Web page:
Despite the snark, I actually think this is a good thing because it means that Turkey’s rhetoric is starting to catch up to current realities. In instituting zero problems with neighbors, Davutoğlu’s aim was to rebuild Turkish power by cutting out unnecessary foreign policy distractions and using Turkey’s growing economic clout to expand its influence. By any measure, the policy has been enormously successful as Turkey has transformed itself into a regional power with ambitions of becoming a top geopolitical actor. While this has occurred, Turkey has insisted throughout that it can still maintain positive relationships with all countries in the region and work out any problems through dialogue and mutual understanding. As I have pointed out previously, this is silly naivete. Last week I wrote the following:
Becoming a regional power means less neutrality and more forcefulness. Turkey is now demonstrating that with regard to Syria, as it has over the past months moved away from trying to gently influence Assad to organizing efforts with an eye toward forcing him to leave. It might mean a loss of credibility as an arbiter or mediator, but the flip side is a more muscular role for Turkish power in the region.
The fiction that Turkey could somehow remain neutral on all issues and be friends with everybody has been exposed by the Arab Spring, the chaos in Syria, and now by Iran. It’s time for Ankara to drop the charade, acknowledge that it is not going to be able to rewrite the rules of international politics all by itself, and come up with a new grand strategy and slogan that recognizes that being a regional power means having to act like a bully sometimes.
Turkey, and Davutoğlu particularly, has continued to spout the zero problems with neighbors line, but it does not fit with what Turkey is trying to do. Davutoğlu has finally come out and said what everyone knows, which is that Turkey views itself not as a first among equals but as a regional leader, and that it expects to be out front in setting policy for the region in a bid for hegemony. It took the opposition parties accusing the government of interfering in Syria at the expense of ignoring domestic problems for Davutoğlu to reveal his true thoughts and ambitions, but now that they are out in the open, there is no point in trying to cram them back into the box. Turkey should embrace its new role and its newfound power rather than trying to hide the ball, and the empty slogans about zero problems and humility in foreign policy now need to stop for good.
P.S. By the way, if you want to do a fun little exercise, compare the news stories on Davutoğlu’s speech in Hürriyet and in Zaman. Before you do so, try to guess which paper frames the speech as dealing with Syria and which frames the speech as outlining Turkey’s ambitions to lead the Middle East, and if both report Davutoğlu’s declarations about policies that originate in Ankara and Turkey’s epic power.
April 26, 2012 § 6 Comments
One of the obstacles, if not the largest obstacle, to peeling Turkey away from Iran is the economic ties between the two, particularly when it comes to energy. Turkey imports 90% of its oil, and Iran was its largest supplier until 2007 when Russia took the top spot. Through March of this year, Turkey was importing 200,000 barrels per day from Iran, which accounted for 30% of Turkey’s oil imports and 7% of Iran’s oil exports. This is obviously a huge barrier for the U.S. to gaining closer cooperation from Turkey in pressuring Iran over its nuclear program, and the announcement last month that Turkey was slashing its oil purchases from Iran by as much as 20% was accordingly a big deal.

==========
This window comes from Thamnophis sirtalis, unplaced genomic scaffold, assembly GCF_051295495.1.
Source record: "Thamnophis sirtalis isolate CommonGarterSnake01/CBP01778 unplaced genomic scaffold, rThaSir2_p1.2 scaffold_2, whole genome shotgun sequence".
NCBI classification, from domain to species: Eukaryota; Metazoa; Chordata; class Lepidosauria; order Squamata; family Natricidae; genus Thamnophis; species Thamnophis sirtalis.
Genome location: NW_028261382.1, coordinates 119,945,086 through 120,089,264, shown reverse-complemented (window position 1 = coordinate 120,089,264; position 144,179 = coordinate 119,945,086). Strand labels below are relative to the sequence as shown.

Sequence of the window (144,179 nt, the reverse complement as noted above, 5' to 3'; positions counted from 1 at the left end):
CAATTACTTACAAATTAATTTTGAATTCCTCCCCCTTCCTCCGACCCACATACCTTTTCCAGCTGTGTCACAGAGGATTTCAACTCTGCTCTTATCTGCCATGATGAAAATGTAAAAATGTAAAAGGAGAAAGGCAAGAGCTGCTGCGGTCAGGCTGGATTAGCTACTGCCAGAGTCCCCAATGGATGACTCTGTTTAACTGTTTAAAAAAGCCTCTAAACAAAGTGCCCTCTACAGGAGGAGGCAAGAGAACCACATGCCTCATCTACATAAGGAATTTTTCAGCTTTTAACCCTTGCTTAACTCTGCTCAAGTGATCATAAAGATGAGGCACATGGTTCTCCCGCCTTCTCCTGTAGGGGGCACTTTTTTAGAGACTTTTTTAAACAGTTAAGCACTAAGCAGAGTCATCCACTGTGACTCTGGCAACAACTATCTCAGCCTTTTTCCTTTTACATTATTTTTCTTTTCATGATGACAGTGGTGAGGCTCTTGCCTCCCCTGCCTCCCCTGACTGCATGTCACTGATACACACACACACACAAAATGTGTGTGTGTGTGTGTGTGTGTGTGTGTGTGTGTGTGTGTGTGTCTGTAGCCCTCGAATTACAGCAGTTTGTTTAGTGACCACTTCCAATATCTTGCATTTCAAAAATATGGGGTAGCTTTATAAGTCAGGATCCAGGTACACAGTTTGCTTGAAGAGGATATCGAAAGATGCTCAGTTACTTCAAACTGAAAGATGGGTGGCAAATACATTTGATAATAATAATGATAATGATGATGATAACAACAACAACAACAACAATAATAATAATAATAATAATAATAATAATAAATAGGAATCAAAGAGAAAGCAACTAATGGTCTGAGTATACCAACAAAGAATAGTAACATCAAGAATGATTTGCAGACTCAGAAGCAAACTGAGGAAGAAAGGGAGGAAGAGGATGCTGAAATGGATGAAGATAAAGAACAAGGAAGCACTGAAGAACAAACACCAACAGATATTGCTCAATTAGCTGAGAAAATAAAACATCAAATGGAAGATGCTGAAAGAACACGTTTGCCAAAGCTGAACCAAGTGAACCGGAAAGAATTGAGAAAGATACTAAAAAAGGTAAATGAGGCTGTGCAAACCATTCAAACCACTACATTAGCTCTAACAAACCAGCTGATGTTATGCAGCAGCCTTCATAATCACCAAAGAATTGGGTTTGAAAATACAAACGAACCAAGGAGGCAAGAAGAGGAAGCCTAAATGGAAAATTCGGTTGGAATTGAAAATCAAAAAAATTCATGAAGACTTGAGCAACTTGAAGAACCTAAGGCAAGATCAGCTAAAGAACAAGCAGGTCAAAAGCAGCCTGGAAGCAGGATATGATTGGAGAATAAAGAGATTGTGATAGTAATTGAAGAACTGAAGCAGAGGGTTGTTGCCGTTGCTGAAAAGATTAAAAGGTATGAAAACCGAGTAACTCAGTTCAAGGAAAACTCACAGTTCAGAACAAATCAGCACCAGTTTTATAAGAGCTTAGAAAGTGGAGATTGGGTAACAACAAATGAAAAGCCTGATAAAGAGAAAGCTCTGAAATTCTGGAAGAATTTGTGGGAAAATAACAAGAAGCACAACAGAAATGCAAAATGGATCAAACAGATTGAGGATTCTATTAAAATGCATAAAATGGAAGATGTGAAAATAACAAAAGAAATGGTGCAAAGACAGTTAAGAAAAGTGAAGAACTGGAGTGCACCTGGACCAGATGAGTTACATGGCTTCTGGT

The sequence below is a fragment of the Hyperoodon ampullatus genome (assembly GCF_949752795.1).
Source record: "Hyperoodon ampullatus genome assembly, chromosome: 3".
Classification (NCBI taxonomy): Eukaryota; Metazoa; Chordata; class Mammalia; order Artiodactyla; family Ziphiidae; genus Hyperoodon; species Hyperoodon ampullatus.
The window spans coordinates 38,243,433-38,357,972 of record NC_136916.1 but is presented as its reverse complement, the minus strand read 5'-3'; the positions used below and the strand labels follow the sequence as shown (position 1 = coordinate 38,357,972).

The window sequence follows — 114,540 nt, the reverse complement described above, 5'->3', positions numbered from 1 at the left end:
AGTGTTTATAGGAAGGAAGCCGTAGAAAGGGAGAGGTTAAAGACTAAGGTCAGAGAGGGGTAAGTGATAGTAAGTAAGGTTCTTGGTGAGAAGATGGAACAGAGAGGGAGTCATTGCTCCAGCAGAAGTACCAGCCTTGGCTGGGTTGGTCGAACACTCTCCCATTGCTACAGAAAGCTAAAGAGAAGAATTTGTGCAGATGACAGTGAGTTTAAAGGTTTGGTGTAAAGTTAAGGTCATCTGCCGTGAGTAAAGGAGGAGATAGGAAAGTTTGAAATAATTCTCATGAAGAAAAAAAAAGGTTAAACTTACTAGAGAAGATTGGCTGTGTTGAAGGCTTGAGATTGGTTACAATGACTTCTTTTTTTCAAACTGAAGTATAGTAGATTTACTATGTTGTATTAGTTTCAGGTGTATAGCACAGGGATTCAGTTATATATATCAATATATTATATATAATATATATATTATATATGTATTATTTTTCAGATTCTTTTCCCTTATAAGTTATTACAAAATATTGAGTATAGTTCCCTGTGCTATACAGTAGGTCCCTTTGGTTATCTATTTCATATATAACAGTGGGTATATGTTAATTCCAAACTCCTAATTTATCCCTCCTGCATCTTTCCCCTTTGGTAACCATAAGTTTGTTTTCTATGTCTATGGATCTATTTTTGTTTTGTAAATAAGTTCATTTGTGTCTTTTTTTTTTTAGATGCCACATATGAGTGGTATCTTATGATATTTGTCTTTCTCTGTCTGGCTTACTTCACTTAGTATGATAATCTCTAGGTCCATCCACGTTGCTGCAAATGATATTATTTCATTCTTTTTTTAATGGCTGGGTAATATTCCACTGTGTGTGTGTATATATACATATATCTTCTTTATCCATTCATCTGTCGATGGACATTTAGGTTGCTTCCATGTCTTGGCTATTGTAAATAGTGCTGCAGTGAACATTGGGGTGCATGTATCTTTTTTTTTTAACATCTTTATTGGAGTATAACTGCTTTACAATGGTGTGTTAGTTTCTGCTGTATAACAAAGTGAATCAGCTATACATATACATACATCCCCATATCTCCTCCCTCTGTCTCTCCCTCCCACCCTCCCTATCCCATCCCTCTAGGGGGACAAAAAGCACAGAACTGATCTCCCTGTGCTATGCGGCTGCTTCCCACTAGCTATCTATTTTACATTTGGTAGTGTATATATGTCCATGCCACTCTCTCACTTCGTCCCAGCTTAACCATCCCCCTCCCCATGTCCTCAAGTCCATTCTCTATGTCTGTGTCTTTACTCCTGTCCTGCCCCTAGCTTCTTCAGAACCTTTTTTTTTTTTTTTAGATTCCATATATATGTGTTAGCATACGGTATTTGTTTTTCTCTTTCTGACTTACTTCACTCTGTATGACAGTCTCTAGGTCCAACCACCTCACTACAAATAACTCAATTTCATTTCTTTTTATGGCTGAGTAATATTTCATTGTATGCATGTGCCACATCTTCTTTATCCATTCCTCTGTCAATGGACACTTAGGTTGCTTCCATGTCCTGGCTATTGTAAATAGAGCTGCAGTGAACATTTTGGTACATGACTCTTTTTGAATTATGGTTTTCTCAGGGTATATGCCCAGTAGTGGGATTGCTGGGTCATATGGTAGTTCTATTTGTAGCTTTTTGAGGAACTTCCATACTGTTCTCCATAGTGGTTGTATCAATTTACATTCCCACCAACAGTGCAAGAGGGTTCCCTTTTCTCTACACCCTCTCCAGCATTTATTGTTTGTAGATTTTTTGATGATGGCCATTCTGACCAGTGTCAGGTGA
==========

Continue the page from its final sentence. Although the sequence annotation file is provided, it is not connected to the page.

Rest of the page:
Turkey does not import oil from Iran because it is necessarily a supporter of the regime, but because Iran has been a convenient source. There are, however, real bilateral energy issues between the two that make Turkey receptive to U.S. entreaties to get its oil from elsewhere. Turkey consumes around 1.3 trillion cubic feet of natural gas annually and it imports 24% of its gas from Iran, but Iran charges Turkey more than $500 per 1000 cubic meters of gas, which is more than it charges any other country and $100 more than the market price. In contrast, Turkey pays $350 for gas from Azerbaijan and $400 for Russian gas. Turkey is stuck because it signed a 25 year deal with Iran in 1996 and because it has no way of replacing Iranian gas imports, which Tehran knows full well, and in the last few weeks Turkey has taken Iran into international arbitration over its natural gas price gouging. The gas price has become an even bigger problem in the past year as energy prices have risen across the board fueled by insecurity about global energy supplies, which led to a 40% increase in Turkey’s energy imports in 2011 as compared to 2010. The point here is that Turkey may very well be actively looking into ways to reduce its reliance on Iranian oil anyway, U.S. pressure or not. The agreement to buy oil from Libya in conjunction with reducing Iranian imports is a good first step, since it gets Turkey’s foot in the door with the new Libyan government, and might eventually lead to Saudi concessions on price as well.